But again, it wasn't part of the submission package.

Mister Furkles said...

Most book art--between the covers--is for MG books. (It is necessary for children's.) My mother did a couple of books many years ago. Her college roommate Alice made a nice living--we know because she had a midtown Manhattan apartment--doing covers and occasionally interior art.

What I glean from this is that Editors ask for artists and hate having authors, their family members, or friends 'offer' it. Alice mentioned it more than once.

Editors not only are concerned with the cost--their usual excuse--but can't judge art as well as they judge writing. They prefer an established artist. That means somebody who has been paid plenty by several independent non friends and non family-members for art by contract.

Apparently, editors consider writers who want their selection of art included to be 'difficult.'

Imagine if an author insisted that Uncle Bob, who had a year of law school, needed to participate--with approval authority--in contract negotiations. What agents would want that?

Anonymous said...

Sad, but true. (Unless you're specifically that one wildly popular fantasy artist who sells art in Hot Topic...)

After your book sells, sell them as prints! (etc)

Theresa said...

I like MA Hudson's idea that the drawings could be included in a special edition after the book has become wildly popular. Always think big!

And I share Julie's love for old novels that have illustrations in them.

Happy belated birthday, Colin.

Gayle said...

Brandon Sanderson is the only fantasy author I've seen recently with lots of art in his books (& the main reason I shelled out for the hardcover of Oathbringer). If he wasn't a BIG TIME author before he wrote the last three Wheel of Time books on behalf of Robert Jordan, he certainly was afterwards. And that's when this series started to be published.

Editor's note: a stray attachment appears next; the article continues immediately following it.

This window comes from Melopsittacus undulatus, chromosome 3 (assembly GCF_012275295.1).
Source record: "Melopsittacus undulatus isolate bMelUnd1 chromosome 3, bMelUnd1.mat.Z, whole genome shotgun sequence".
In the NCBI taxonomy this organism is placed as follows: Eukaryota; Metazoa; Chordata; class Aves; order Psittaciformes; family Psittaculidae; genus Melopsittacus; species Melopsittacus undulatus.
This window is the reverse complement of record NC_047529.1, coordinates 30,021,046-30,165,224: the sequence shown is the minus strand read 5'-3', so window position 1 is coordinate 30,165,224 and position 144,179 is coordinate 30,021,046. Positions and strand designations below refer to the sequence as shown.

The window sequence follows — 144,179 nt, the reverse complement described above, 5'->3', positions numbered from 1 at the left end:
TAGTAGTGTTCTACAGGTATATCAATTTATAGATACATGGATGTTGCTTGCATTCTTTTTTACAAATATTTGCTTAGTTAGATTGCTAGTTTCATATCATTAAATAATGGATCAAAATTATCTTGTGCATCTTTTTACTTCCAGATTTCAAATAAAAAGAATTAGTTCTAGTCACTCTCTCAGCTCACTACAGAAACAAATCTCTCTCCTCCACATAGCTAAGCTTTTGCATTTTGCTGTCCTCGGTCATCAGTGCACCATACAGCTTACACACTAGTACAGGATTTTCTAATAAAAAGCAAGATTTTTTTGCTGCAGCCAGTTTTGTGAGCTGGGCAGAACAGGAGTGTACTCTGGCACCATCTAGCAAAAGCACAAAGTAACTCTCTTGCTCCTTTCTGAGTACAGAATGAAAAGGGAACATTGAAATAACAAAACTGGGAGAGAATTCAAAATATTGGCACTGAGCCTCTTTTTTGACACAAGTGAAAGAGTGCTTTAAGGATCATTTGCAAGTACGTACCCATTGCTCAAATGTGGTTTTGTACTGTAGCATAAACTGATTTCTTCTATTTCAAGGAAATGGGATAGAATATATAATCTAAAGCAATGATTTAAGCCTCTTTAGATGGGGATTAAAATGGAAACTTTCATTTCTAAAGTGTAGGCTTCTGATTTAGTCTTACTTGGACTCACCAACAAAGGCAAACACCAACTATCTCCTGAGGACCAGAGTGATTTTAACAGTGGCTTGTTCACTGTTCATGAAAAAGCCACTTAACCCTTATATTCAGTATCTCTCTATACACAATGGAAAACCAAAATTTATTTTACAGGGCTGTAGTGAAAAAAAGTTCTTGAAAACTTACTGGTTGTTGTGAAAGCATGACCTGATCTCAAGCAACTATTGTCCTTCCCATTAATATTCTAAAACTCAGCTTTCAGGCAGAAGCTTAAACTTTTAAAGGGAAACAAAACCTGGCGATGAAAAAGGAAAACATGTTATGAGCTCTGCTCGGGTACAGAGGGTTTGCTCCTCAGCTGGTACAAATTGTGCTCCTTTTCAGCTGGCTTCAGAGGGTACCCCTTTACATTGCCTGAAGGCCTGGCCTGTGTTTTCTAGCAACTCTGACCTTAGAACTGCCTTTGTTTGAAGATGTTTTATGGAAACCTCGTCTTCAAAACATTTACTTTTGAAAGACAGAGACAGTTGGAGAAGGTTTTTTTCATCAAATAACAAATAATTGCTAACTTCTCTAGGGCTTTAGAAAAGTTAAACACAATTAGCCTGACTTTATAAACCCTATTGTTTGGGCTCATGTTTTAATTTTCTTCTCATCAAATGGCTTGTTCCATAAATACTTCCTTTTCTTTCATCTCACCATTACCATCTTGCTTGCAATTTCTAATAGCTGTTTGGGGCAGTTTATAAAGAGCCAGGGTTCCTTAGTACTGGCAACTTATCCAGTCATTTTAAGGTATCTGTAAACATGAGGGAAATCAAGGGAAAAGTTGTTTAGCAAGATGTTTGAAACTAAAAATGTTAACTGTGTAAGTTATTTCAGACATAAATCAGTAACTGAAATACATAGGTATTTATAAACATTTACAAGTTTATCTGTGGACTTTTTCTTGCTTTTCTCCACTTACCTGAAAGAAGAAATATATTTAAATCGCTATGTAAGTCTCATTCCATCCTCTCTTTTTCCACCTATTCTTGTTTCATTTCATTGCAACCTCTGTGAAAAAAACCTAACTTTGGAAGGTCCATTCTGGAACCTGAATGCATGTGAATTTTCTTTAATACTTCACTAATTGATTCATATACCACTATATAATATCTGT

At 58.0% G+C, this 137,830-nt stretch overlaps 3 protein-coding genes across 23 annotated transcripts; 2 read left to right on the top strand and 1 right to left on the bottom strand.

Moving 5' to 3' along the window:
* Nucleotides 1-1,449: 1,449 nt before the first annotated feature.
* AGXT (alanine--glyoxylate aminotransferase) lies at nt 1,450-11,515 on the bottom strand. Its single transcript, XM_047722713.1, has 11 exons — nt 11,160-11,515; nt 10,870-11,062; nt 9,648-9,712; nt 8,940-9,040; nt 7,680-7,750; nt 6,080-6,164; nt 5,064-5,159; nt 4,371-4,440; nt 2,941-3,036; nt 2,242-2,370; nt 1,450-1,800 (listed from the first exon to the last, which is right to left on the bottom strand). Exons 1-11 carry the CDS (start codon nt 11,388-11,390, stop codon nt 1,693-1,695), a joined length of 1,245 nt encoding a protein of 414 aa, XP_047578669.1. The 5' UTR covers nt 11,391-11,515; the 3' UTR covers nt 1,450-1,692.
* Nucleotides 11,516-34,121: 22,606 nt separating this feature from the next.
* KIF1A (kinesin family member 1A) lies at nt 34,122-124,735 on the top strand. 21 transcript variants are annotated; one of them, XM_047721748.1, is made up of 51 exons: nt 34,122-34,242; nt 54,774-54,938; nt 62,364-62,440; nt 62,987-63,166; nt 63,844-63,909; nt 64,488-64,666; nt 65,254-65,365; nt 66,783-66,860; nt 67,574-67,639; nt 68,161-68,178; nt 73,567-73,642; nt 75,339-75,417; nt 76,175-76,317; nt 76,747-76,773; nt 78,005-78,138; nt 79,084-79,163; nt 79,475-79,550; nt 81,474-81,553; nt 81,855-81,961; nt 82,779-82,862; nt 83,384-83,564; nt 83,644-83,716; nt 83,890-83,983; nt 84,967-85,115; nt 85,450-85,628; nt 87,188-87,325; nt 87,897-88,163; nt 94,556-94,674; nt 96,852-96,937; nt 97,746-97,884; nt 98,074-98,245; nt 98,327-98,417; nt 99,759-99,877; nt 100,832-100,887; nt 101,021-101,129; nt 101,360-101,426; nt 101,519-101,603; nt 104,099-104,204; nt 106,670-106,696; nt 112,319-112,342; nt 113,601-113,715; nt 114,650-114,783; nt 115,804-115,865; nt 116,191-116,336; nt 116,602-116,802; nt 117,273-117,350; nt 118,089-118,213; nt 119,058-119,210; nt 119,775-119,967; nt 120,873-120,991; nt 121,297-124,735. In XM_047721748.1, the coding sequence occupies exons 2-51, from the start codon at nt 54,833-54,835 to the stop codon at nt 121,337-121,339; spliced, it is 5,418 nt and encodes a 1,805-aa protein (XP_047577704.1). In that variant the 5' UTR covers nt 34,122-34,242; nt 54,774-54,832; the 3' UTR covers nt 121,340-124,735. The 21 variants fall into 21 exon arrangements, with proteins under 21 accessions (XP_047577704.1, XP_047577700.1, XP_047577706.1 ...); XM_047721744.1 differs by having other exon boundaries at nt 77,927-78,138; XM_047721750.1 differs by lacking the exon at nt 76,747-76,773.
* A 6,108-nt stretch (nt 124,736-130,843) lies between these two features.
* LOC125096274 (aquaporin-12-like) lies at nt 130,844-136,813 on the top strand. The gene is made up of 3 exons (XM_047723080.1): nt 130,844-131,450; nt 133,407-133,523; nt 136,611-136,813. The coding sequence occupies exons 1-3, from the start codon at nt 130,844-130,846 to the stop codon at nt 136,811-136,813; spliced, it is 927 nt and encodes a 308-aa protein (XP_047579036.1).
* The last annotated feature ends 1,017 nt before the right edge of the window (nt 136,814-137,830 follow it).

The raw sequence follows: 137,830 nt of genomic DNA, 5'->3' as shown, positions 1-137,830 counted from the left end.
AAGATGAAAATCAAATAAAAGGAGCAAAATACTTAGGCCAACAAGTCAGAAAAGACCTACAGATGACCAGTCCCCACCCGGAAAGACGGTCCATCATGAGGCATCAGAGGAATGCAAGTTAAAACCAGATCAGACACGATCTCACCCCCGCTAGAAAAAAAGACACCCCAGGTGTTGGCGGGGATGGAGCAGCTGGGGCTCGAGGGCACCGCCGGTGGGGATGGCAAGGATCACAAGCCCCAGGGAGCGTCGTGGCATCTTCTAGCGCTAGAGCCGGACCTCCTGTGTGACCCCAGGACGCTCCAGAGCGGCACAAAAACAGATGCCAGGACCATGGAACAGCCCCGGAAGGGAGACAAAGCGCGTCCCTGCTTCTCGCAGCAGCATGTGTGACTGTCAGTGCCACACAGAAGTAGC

I wish I had more artistic talent. I'm a graphic designer in my day job, but I don't usually create art from scratch and I can't draw at all. But if I could, I would definitely save those drawings. They could be on your author website, or rewards for a Patreon level, or compiled into a collection of related short stories and self- published POD or as an ebook (although that would take some formatting research). I think there are lots of possibilities.

So OP, don't think that your talent and hard work on the drawings is a waste, especially if it makes you happy. You'll find a way to use them--just not at the querying stage.

Kitty said...

I know what you mean, Julie Weathers. I have a 1911 edition of "Treasure Island" and a 1922 edition of "The Boy's King Arthur," both illustrated by N.C. Wyeth.

Susan Helene Gottfried said...

I actually had a client whose story was illustrated like this. Intersting illustrations, too.

He took the entire project to a small press who I agreed was a fabulous fit. It should be out, if not now, then soon.

That said, yes, this was totally the exception. But it was a lot of fun to work on with him!

Adele said...

Top question this morning in the jumping-the-gun department: After this novel is published and sells well, is it legal for the author to sell copies (or originals) of the artwork on the internet? Doesn't the publisher buy those rights? Or not?

Lennon Faris said...

I asked almost this same question a few years ago.

Janet & the comment section's conclusion was that it would come across as a little bit juvenile or self-absorbed (in so many words, I think Janet said something about this sort of thinking paving the way to query hell).

However, I'll add mine to the voices that say they love art with a story. I love knowing someone is passionate about their story.

Jennifer R. Donohue said...